A movement on the brow of the hill of the back paddock catches my eye. It forms and starts to grow – a battered felt hat, then underneath rimless glasses, a long white beard, a wooden yoke across narrow shoulders, a flannel shirt’s braces, two milk buckets swing beside each hip and grey trousers with a piece of rope tied around the middle. Last of all those feet, toe nails that I was sure made it possible to climb walls; yes Dick Bully was coming to the milking shed. (He was a hermit who lived up the back had a bark hut on poverty gully. He had carved himself a place in the rain forest.)

“Hey Dick, why is it you wear braces and have a piece of rope tied around your waist?” “You can never be too careful, boy.” His reply. Well that is how I hoped the conversation would go but this was Dick Bully, old Dick as he was known. So it went: “Hello Dick” “Day boy”. I never got much more out of old Dick. Dick keeps to himself and I was taught to respect that. 

Dick would come down when his two jersey’s had too much milk. TellDdad how the back cattle were getting on, and if mixed pack of dingoes and wild dogs were causing any problems, and then leave….

It had been raining day and night. The Mary River was up. Wall-I creek was flooded. We were cut off. No Milk truck getting through today. Old Dick appears at the milking shed, two buckets of milk suspended from his wooden yoke, water still running off his felt hat. His white beard now wet grey ringlets, but still reaching halfway down his chest. I watched them bob and defuse rain drops from his oil skin coat as he spoke. “This will last another day. Where’s Bill?”

I jumped in before Mum could speak. “He’s getting the horse and slide. No way can the milk truck get through today; we’ll have to take it in cans across the ford at Derrick’s corner.”

“Might wait around” he replied. He pulls out his pipe and tobacco and lights up. I was waiting for smoke rings but just saw puffs of smoke disappear out the door into the rain.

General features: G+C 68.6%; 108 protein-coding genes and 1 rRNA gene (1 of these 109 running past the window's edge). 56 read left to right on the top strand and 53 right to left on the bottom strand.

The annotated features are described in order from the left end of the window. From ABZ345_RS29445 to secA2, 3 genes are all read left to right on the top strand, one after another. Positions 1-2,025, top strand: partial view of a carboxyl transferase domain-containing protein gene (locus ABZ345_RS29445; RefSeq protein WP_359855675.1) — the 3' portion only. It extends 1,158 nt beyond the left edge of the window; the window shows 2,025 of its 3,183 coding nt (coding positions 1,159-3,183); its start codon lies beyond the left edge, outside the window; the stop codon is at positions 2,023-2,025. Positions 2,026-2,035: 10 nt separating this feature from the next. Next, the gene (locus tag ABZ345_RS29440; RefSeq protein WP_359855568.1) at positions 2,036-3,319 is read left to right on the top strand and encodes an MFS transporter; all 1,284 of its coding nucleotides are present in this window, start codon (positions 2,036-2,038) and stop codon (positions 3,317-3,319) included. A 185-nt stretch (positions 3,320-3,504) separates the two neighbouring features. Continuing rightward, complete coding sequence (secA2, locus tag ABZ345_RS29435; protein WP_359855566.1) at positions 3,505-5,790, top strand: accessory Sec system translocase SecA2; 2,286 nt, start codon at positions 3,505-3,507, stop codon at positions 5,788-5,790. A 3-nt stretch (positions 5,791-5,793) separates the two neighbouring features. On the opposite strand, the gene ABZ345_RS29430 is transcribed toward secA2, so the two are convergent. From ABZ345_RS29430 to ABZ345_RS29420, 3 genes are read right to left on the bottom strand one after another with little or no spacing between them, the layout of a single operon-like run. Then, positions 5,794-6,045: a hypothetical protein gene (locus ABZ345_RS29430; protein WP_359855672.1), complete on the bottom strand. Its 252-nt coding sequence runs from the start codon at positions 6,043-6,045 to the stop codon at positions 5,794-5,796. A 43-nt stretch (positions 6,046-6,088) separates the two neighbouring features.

I heard a sound, it was Dad with the horse and slide. They put the cans on the slide, stood on it, and with a flick of the reins they moved off. I ran and jumped on the back. The horse, weary of rain and mud, pulls the slide through the puddles on the track leading down to the creek.

Nearing the creek the roar of the water becomes too much. I leap off and run down to the creek. It’s going to get higher than last time if Old Dick is right. I throw in a stick and watch it sprint until it gets lost in the foam at the bend.

The horse and slide arrive. The horse stops dead at the water edge. “Come on girl” Dad urges. The ford wasn’t deep, water sweeps across it with a fury the keeps the horse firmly planted by the side of the creek. “Here Dick you take the reins and I’ll see if I can lead here across” Dad yells. Dad gets off and Dick grumbles, “Gee up”. 

The old draught horse began to move, Dad still standing on the bank. As the slide gets in the water it twists. Old Dick loses his footing, lands in the ford and is swept down to the bend, and disappears, except for a felt hat half out of the water. Then up came one hand holding rimless glasses, and then another holding his oilskin tobacco pouch and his pipe. Then he was swept around the bend. We ran along the bank as far as we could, but no Dick. We gave up. Then we heard a snapping of branches and grumbling and a bedraggled, bespectacled Dick Bully appeared. Saying “I lost my bloody hat”. Then looking down at his hand he said with triumph “I still have my pipe and tobacco”.

I suspect when Einstein said those words; “Imagination is more important than knowledge. For knowledge is limited, whereas imagination embraces the entire world, stimulating progress, giving birth to evolution.” he was not saying them in the context of madness, self-loathing, murderous hatred and fury. Nevertheless it reminded me of the awesome aspect of the imagination of the heart coming to aid when I was absolutely desperate, absolutely lost, when the very fabric of my being me was tearing into shreds. I had no me, I had no place. Being locked in isolation with only a mattress on the floor, with someone observing my every movement through a pane of glass in the door, was no asylum for the ravaging that was going inside BUT with the simple tools of a piece of paper and a pen my imagination created my asylum.

I will finish with reference to the ‘stimulating progress, and giving birth to evolution” of Einstein’s quote. This was a poem I wrote a couple of months after that story. Thank you for staying with me and reading this far.

OLD DICK AND I ARE HERMITS

His hut was set in the Australian bush and made of bark
It kept him warm and out of the rain
My hut is in my head. I live in to keep out the rain and cold
(Dick’s hut was not well insulated. Neither is mine)
Dick sometimes came out to give us milk.
Mostly he only came out to get supplies
Sometimes I come out with something to give
Mostly though I duck out to get my rations then slip back.
Dick was a married man, left his wife in Sydney during the Great Depression
I too am married and I think I have left my wife in Limbo